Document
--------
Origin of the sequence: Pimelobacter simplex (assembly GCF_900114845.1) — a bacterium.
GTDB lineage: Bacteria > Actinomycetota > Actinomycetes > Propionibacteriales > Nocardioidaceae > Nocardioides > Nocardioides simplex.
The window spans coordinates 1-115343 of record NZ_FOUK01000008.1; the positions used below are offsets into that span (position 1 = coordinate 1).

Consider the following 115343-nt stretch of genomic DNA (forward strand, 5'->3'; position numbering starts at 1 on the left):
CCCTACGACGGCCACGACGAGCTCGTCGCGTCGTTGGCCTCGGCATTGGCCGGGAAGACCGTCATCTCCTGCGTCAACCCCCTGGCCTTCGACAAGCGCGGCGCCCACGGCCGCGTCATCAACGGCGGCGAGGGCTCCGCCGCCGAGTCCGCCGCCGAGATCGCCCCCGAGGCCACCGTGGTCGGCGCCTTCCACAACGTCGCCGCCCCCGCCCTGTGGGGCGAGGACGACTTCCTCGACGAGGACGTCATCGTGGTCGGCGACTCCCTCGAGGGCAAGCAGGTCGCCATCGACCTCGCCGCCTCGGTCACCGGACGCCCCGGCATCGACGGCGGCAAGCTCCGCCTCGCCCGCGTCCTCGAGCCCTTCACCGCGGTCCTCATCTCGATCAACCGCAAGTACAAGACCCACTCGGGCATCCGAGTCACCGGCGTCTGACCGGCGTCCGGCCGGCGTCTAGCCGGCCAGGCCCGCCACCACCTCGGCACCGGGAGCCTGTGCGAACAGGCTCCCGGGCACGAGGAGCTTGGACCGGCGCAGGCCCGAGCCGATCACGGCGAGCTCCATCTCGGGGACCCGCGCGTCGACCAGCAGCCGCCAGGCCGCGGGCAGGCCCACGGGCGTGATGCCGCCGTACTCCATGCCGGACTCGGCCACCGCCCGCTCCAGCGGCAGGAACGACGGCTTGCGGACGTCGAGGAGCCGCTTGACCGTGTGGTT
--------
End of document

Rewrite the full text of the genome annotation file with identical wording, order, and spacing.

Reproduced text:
Origin of the sequence: Pimelobacter simplex (assembly GCF_900114845.1) — a bacterium.
GTDB lineage: Bacteria > Actinomycetota > Actinomycetes > Propionibacteriales > Nocardioidaceae > Nocardioides > Nocardioides simplex.
The window spans coordinates 1-115343 of record NZ_FOUK01000008.1; the positions used below are offsets into that span (position 1 = coordinate 1).

Consider the following 115343-nt stretch of genomic DNA (forward strand, 5'->3'; position numbering starts at 1 on the left):
CCCTACGACGGCCACGACGAGCTCGTCGCGTCGTTGGCCTCGGCATTGGCCGGGAAGACCGTCATCTCCTGCGTCAACCCCCTGGCCTTCGACAAGCGCGGCGCCCACGGCCGCGTCATCAACGGCGGCGAGGGCTCCGCCGCCGAGTCCGCCGCCGAGATCGCCCCCGAGGCCACCGTGGTCGGCGCCTTCCACAACGTCGCCGCCCCCGCCCTGTGGGGCGAGGACGACTTCCTCGACGAGGACGTCATCGTGGTCGGCGACTCCCTCGAGGGCAAGCAGGTCGCCATCGACCTCGCCGCCTCGGTCACCGGACGCCCCGGCATCGACGGCGGCAAGCTCCGCCTCGCCCGCGTCCTCGAGCCCTTCACCGCGGTCCTCATCTCGATCAACCGCAAGTACAAGACCCACTCGGGCATCCGAGTCACCGGCGTCTGACCGGCGTCCGGCCGGCGTCTAGCCGGCCAGGCCCGCCACCACCTCGGCACCGGGAGCCTGTGCGAACAGGCTCCCGGGCACGAGGAGCTTGGACCGGCGCAGGCCCGAGCCGATCACGGCGAGCTCCATCTCGGGGACCCGCGCGTCGACCAGCAGCCGCCAGGCCGCGGGCAGGCCCACGGGCGTGATGCCGCCGTACTCCATGCCGGACTCGGCCACCGCCCGCTCCAGCGGCAGGAACGACGGCTTGCGGACGTCGAGGAGCCGCTTGACCGTGTGGTT